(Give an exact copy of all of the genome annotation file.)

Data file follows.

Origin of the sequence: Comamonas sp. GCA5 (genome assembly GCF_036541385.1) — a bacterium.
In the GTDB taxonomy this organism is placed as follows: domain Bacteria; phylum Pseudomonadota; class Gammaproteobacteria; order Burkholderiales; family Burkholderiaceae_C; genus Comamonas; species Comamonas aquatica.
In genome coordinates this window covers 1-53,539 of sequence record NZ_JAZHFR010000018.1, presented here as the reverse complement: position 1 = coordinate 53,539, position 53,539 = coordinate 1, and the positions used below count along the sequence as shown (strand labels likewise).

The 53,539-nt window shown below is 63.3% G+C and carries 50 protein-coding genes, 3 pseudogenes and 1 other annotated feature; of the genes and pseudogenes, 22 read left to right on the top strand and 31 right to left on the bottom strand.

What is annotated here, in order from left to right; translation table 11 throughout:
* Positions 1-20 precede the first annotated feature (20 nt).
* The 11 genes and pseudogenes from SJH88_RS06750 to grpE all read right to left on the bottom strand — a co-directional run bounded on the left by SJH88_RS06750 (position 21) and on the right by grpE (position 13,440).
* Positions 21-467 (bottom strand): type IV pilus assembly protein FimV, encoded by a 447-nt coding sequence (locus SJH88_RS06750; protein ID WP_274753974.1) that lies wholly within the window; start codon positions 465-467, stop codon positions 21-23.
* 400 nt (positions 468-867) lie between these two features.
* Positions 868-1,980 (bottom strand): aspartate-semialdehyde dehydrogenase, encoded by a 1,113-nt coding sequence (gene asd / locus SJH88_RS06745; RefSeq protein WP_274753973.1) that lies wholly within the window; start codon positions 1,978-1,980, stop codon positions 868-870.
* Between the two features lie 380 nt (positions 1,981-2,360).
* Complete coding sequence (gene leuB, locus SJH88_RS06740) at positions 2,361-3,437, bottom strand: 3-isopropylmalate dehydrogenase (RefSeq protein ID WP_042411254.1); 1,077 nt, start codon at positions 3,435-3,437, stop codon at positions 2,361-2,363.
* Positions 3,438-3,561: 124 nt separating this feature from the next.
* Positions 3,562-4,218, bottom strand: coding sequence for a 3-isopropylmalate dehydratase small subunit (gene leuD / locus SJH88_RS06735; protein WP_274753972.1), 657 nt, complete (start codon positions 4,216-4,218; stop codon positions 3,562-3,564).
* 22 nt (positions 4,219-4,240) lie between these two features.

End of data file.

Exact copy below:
Origin of the sequence: Comamonas sp. GCA5 (genome assembly GCF_036541385.1) — a bacterium.
In the GTDB taxonomy this organism is placed as follows: domain Bacteria; phylum Pseudomonadota; class Gammaproteobacteria; order Burkholderiales; family Burkholderiaceae_C; genus Comamonas; species Comamonas aquatica.
In genome coordinates this window covers 1-53,539 of sequence record NZ_JAZHFR010000018.1, presented here as the reverse complement: position 1 = coordinate 53,539, position 53,539 = coordinate 1, and the positions used below count along the sequence as shown (strand labels likewise).

The 53,539-nt window shown below is 63.3% G+C and carries 50 protein-coding genes, 3 pseudogenes and 1 other annotated feature; of the genes and pseudogenes, 22 read left to right on the top strand and 31 right to left on the bottom strand.

What is annotated here, in order from left to right; translation table 11 throughout:
* Positions 1-20 precede the first annotated feature (20 nt).
* The 11 genes and pseudogenes from SJH88_RS06750 to grpE all read right to left on the bottom strand — a co-directional run bounded on the left by SJH88_RS06750 (position 21) and on the right by grpE (position 13,440).
* Positions 21-467 (bottom strand): type IV pilus assembly protein FimV, encoded by a 447-nt coding sequence (locus SJH88_RS06750; protein ID WP_274753974.1) that lies wholly within the window; start codon positions 465-467, stop codon positions 21-23.
* 400 nt (positions 468-867) lie between these two features.
* Positions 868-1,980 (bottom strand): aspartate-semialdehyde dehydrogenase, encoded by a 1,113-nt coding sequence (gene asd / locus SJH88_RS06745; RefSeq protein WP_274753973.1) that lies wholly within the window; start codon positions 1,978-1,980, stop codon positions 868-870.
* Between the two features lie 380 nt (positions 1,981-2,360).
* Complete coding sequence (gene leuB, locus SJH88_RS06740) at positions 2,361-3,437, bottom strand: 3-isopropylmalate dehydrogenase (RefSeq protein ID WP_042411254.1); 1,077 nt, start codon at positions 3,435-3,437, stop codon at positions 2,361-2,363.
* Positions 3,438-3,561: 124 nt separating this feature from the next.
* Positions 3,562-4,218, bottom strand: coding sequence for a 3-isopropylmalate dehydratase small subunit (gene leuD / locus SJH88_RS06735; protein WP_274753972.1), 657 nt, complete (start codon positions 4,216-4,218; stop codon positions 3,562-3,564).
* 22 nt (positions 4,219-4,240) lie between these two features.